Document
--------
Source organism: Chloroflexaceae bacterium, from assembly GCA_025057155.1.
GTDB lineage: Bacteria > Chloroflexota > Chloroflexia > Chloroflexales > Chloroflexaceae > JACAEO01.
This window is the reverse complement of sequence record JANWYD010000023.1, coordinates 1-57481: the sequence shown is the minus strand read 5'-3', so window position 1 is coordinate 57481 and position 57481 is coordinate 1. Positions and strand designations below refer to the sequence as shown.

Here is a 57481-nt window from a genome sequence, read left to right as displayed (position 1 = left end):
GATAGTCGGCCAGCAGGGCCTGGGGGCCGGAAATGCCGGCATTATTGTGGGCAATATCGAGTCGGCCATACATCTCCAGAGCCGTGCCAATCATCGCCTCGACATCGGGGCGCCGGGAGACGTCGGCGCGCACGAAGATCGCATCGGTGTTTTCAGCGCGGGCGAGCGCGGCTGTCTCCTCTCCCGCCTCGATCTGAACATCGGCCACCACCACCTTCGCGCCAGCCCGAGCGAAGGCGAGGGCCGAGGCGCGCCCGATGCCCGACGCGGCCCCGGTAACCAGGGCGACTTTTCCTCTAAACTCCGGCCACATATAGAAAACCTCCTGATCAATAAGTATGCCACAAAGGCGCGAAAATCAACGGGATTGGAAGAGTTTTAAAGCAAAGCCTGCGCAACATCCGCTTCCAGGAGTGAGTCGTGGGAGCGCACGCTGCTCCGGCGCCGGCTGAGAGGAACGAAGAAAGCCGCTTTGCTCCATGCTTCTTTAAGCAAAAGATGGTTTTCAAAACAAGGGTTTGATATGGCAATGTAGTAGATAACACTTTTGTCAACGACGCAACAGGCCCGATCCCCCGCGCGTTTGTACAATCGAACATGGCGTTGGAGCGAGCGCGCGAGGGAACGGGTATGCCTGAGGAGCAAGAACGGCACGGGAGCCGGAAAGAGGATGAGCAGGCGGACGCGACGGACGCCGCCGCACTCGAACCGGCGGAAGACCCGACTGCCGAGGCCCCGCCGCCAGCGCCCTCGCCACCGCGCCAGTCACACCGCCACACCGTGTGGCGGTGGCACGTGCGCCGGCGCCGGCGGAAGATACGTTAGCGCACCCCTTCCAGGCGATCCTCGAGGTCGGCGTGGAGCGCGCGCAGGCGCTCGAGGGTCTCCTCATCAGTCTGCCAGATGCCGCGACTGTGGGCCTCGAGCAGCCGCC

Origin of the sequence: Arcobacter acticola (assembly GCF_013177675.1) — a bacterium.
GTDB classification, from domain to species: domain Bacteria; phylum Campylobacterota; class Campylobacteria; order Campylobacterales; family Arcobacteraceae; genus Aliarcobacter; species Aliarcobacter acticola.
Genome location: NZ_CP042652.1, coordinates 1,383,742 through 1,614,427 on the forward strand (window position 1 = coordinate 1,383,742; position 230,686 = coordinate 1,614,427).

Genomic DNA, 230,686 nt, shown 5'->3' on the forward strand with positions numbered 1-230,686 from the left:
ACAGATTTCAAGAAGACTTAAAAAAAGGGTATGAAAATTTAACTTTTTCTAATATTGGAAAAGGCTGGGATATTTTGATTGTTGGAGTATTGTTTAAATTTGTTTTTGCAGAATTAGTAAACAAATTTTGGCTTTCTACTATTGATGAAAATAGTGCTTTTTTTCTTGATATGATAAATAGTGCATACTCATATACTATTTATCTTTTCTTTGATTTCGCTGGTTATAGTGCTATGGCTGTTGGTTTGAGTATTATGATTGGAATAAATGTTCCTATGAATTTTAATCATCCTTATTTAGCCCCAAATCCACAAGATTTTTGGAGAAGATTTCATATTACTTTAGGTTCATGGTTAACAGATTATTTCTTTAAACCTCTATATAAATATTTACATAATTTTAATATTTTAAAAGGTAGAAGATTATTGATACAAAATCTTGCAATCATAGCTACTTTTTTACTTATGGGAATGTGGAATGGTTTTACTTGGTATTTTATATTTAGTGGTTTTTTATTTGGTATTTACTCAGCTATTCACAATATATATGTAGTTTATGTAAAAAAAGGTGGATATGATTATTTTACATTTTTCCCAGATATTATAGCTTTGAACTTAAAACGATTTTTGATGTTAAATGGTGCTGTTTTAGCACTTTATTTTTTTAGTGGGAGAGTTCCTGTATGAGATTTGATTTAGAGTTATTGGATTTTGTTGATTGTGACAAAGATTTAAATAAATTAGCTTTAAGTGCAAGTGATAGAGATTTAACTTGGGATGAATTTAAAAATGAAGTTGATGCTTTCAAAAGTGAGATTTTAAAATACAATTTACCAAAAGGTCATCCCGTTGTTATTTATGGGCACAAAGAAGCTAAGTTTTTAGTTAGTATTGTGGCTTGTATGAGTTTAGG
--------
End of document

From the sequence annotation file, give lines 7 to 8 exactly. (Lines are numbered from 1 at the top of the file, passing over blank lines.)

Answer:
GTDB classification, from domain to species: domain Bacteria; phylum Campylobacterota; class Campylobacteria; order Campylobacterales; family Arcobacteraceae; genus Aliarcobacter; species Aliarcobacter acticola.
Genome location: NZ_CP042652.1, coordinates 1,383,742 through 1,614,427 on the forward strand (window position 1 = coordinate 1,383,742; position 230,686 = coordinate 1,614,427).